“And sometimes not in the shiniest way, which I actually think is quite different from many other companies that are trying to garner a lot of visibility with customers and with the press. Adobe has been giving away millions of dollars, been trying to give away product and what I liked about where we were was that all this goodness existed, but no one had ever really strategically organised it to say: Okay, we know we’re gonna give away money. We know we have these markets that we care about where we have employees, we know a handful of issues that are where we’re at the unique intersection of where our products and our philanthropy can impact a social issue. No one had built a framework, and that is what I love most: I like to put the framework around it to enable velocity.”
For Bush, who’s been with Adobe for four years, she was fortunate enough to attend her first Max Summit. “It was like fire hose and Kool-Aid all at the same time. I think it was just like wow: this really is the creative company. …
“Being in the CSR world and seeing that the [Adobe Foundation] that had already been built, the work that was going on, there was just so much that had already happened and so much to build on. And I think we had a lot of trust in the company to go and do that.”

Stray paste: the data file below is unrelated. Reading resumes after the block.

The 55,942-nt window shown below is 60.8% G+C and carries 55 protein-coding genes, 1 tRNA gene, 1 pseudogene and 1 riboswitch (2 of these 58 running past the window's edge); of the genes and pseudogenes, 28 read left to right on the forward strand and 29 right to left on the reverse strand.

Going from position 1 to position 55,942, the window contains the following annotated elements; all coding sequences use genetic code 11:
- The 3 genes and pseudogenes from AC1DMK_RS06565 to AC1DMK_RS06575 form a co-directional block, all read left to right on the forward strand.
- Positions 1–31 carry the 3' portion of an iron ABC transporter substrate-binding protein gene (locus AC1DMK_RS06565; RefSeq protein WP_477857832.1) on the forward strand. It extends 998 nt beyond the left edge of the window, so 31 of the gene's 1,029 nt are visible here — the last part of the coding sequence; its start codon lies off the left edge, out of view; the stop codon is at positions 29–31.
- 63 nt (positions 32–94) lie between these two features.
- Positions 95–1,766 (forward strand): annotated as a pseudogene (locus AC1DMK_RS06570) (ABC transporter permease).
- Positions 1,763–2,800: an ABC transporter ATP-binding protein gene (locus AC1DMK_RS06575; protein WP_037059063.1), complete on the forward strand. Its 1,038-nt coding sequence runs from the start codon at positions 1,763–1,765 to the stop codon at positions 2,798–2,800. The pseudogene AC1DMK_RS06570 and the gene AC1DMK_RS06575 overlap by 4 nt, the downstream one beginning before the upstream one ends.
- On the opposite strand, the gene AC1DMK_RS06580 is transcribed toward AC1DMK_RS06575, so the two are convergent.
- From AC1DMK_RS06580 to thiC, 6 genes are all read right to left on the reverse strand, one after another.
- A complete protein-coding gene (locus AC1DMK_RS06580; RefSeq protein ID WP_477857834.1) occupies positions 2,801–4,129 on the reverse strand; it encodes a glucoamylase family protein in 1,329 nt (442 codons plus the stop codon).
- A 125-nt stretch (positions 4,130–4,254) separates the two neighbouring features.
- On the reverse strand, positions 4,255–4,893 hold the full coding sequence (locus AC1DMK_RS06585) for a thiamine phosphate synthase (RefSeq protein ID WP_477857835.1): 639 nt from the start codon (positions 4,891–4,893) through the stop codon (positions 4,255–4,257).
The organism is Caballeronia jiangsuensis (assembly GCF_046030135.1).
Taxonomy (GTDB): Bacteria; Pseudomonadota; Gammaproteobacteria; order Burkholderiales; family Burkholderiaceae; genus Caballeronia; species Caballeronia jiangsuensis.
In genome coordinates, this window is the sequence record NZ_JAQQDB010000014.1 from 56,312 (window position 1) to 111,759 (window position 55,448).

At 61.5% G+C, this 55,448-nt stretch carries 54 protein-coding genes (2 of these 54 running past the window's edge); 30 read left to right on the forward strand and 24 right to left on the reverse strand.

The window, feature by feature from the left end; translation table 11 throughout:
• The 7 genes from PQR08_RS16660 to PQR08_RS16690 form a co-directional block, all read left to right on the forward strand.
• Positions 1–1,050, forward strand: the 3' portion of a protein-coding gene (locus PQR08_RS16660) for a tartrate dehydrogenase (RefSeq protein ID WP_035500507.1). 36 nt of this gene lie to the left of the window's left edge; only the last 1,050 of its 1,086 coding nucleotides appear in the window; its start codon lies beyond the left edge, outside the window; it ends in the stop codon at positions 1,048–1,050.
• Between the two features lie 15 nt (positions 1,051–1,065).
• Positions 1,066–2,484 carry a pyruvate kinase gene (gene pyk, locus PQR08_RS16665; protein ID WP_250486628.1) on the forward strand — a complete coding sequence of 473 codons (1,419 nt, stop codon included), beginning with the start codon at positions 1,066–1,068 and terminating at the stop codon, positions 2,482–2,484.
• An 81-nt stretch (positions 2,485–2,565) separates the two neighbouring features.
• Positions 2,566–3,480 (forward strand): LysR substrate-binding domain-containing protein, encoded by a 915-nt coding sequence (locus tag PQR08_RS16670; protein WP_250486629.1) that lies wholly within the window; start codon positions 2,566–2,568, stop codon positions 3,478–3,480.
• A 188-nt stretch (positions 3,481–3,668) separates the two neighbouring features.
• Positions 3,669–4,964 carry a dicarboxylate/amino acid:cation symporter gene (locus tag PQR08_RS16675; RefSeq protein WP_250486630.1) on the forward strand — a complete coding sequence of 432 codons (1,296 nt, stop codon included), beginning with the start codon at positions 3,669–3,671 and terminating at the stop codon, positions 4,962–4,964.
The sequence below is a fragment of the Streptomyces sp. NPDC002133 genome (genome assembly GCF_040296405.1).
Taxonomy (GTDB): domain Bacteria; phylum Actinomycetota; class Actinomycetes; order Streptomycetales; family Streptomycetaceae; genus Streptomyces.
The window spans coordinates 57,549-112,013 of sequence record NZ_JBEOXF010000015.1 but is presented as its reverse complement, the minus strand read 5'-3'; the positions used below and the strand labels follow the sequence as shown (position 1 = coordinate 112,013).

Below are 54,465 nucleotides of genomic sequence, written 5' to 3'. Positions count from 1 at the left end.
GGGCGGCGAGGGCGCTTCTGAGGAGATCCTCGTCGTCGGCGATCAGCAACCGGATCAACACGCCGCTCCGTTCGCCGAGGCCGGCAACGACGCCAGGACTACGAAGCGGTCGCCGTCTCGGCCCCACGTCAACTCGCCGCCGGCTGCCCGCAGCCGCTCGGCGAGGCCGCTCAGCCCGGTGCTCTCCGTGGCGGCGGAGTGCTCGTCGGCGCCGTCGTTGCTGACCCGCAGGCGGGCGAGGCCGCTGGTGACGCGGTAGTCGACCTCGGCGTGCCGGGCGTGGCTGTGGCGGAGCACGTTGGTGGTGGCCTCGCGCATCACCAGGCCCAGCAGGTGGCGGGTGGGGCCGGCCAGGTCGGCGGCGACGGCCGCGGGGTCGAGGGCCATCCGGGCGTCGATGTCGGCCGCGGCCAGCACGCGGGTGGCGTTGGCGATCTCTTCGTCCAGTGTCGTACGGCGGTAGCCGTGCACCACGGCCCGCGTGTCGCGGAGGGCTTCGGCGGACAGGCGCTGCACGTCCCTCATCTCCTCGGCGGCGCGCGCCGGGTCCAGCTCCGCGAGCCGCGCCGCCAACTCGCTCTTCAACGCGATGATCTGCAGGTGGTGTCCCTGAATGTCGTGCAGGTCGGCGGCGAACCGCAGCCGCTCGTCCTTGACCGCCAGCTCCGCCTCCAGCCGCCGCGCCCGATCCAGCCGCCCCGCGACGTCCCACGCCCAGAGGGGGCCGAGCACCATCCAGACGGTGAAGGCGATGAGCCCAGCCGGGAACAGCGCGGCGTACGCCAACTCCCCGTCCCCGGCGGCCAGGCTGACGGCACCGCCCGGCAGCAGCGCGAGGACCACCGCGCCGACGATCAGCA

Fast forward to today and Adobe has landed on four key pillars: Adobe for all, Creativity for all, Technology to transform and Sustainability at scale.
Adobe for all, is both Adobe’s diversity and inclusion work internally and supporting employees globally, but also how it shows up in its communities globally.
Creativity for all works on the idea that telling your story is the most powerful tool you have. So raising the voices of diverse creators and helping indigenous communities make sure that their stories, legends and ways of living are documented and preserved.